The saga of Richard Paoletto, facing a second sexual harassment claim in five years while serving as a city councilor on the public payroll, has ramifications beyond his professional career. The reality is, in most situations of this type involving public office, he’d be fired from his paid position. If this were Joe Blow facing a second charge, and perhaps even a first, he’d be canned if the allegations have credibility.
The affable Paoletto, one of the senior members of the city’s legislative body as well as deputy director of Housing and Commercial Code Enforcement and a Democratic Town Committee member from the Upper East Side, has been generally a loyal soldier to Mayor Bill Finch.
And that creates a sticky situation for the mayor as Labor Relations Director Larry Osborne, also a Finch supporter, weighs the allegations made by a college intern against Paoletto and appropriate sanctions. Finch does not want to hand political opponents a campaign gift as he positions for a third four-year term next year.
Finch critics argue Paoletto was given a pass following the 2010 charges that produced a suspension without pay spread out over many weeks to soften the financial hardship against Paoletto.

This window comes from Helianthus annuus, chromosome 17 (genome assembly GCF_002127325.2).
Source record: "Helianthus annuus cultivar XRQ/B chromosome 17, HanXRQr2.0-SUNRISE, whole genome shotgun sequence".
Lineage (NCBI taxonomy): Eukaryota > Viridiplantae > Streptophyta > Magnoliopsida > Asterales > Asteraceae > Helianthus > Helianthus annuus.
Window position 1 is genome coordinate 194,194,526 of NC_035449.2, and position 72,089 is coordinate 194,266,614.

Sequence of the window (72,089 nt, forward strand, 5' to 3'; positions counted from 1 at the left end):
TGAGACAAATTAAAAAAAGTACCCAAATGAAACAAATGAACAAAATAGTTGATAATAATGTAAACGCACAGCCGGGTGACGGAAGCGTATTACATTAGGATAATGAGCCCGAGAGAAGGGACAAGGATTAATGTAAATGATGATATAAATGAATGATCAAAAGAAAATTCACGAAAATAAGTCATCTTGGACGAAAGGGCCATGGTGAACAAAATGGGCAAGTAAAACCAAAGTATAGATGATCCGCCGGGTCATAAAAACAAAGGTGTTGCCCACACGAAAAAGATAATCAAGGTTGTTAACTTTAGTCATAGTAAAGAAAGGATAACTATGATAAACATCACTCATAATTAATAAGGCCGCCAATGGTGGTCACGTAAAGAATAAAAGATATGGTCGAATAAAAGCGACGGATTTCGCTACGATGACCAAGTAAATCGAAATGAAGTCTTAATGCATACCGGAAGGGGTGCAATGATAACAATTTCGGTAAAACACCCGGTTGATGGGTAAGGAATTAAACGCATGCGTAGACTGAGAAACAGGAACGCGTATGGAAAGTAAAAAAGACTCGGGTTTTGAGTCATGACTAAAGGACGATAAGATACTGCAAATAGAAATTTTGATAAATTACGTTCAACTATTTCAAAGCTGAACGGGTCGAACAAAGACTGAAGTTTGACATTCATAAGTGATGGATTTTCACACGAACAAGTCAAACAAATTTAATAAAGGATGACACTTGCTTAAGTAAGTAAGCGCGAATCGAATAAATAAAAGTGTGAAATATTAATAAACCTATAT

Inside City Hall, Finch political operatives wonder about the public fallout for anything less than termination. Keep Paoletto on the payroll and Finch risks castigation for coddling a multi sexual harasser. It provides campaign opponents an instant issue to pummel the mayor who has $300,000 in the campaign bank and no publicly declared opponents in the game beyond a whole bunch of potentials sniffing around for support.
In 2007, despite revelations involving his prior substance abuse, then Mayor John Fabrizi still had the party apparatus behind him and a majority of the Democratic electorate as he sought another term. Things changed in the spring of 2007 when Fabs sought court leniency on behalf of a sexual offender who was friends with his son. The electorate freaked, a poll showed Fabs could not defeat party outsider Chris Caruso in a primary and the political established bailed on Fabs. Party leaders then recruited Finch as the endorsed mayoral candidate. He won a tight primary against Caruso.
Paoletto is suspended with pay pending review of the assertions. The city may wait on issuing a decision about Paoletto for a few more weeks. His mother passed away just before Thanksgiving.
Either way, potential public fallout has not escaped Finch’s political operation.
And then there’s the other question: what action, if any, will Paoletto’s peers on the City Council take if he’s punished for a second time?